Though many Argentines believe assaults, rapes, homicide, and property crimes are increasing, Argentina is a safe country by most standards. Because porteños and other Argentines keep late hours, there are plenty of people on the street at most times, and rarely will you find yourself walking alone down a dark alleyway.
Still, certain precautions almost go without saying—most crimes are crimes of opportunity. Never leave luggage unattended, store valuables in a hotel safe, keep close watch on your belongings at sidewalk cafés, and carry a photocopy of your passport with the date of entry into the country. Leave valuable jewelry at home, keep conspicuous items such as photo and video cameras out of sight as much as possible, and do not carry large amounts of cash (money belts or leg pouches are good alternatives for hiding cash). Do not presume that any area is totally secure.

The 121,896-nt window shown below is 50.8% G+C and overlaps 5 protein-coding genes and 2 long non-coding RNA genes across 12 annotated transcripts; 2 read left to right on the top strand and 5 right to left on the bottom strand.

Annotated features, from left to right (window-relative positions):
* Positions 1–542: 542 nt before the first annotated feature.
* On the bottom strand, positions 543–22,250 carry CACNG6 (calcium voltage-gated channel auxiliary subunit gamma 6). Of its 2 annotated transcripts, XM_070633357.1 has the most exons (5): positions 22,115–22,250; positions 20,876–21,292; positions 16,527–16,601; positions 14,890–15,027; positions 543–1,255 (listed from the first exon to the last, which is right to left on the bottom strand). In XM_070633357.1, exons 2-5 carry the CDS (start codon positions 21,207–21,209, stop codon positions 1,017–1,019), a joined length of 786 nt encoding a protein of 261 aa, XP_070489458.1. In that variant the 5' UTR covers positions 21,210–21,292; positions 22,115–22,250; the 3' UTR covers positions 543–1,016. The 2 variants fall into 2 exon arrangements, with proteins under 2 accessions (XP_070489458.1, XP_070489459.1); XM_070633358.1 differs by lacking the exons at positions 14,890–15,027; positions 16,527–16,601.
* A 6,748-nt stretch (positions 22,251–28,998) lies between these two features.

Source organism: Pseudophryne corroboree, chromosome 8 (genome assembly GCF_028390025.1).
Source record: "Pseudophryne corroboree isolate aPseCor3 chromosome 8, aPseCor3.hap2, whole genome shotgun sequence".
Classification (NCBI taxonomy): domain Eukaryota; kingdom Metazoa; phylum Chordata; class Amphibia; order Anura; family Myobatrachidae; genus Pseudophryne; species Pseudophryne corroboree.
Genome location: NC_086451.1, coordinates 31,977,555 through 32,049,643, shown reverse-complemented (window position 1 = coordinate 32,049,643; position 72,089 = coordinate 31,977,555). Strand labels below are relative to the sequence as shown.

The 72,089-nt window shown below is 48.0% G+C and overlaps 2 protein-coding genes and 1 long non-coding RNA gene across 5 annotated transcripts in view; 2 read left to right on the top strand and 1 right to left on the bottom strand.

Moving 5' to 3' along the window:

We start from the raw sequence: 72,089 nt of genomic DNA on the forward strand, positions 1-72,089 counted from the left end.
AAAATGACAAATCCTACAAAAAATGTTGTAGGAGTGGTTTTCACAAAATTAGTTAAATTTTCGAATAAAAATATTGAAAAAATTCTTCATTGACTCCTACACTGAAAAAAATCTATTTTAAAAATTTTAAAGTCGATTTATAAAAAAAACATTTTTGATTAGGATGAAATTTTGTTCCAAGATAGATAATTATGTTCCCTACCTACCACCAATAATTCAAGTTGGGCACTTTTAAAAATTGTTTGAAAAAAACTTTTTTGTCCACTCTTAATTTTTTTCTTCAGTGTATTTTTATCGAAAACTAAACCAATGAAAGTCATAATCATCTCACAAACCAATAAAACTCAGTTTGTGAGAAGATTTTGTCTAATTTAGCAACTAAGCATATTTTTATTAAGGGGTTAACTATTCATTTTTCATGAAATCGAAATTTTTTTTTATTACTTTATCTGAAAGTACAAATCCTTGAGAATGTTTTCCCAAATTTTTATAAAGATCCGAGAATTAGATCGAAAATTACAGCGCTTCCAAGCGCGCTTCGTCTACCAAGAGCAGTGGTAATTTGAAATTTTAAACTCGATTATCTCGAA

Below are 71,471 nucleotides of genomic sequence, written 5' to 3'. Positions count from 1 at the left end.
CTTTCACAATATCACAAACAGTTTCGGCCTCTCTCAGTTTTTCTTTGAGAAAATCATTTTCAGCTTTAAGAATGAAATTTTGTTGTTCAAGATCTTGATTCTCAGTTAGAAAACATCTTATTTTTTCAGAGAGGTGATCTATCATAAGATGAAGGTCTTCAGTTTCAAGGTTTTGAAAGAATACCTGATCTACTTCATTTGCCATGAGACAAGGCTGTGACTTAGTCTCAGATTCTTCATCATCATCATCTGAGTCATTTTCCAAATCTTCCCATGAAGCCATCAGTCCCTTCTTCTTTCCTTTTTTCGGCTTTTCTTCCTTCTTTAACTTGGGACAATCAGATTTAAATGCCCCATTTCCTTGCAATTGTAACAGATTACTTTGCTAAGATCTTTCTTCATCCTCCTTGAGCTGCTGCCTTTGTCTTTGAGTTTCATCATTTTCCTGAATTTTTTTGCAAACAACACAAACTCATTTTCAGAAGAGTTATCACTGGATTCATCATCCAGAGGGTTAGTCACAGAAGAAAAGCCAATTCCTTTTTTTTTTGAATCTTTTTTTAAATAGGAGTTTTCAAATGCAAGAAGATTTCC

If you should be accosted by anyone with a firearm or other potentially lethal weapon, do not resist. While guns are uncommon—knives are the weapon of choice—and truly violent crime against tourists is unusual, misjudgments can be lethal. Certain barrios are more crime-prone than others.
Most common is the crime of distraction, in which an individual bumps into the victim and spills a substance like ice cream or mustard; while the perpetrator apologizes profusely, his or her accomplice surreptitiously lifts items of value. Pickpocketing is also common on crowded public transportation; carry wallets and other valuable items in a front trouser pocket or, even better, an interior jacket pocket.
© Wayne Bernhardson from Moon Argentina, 3rd edition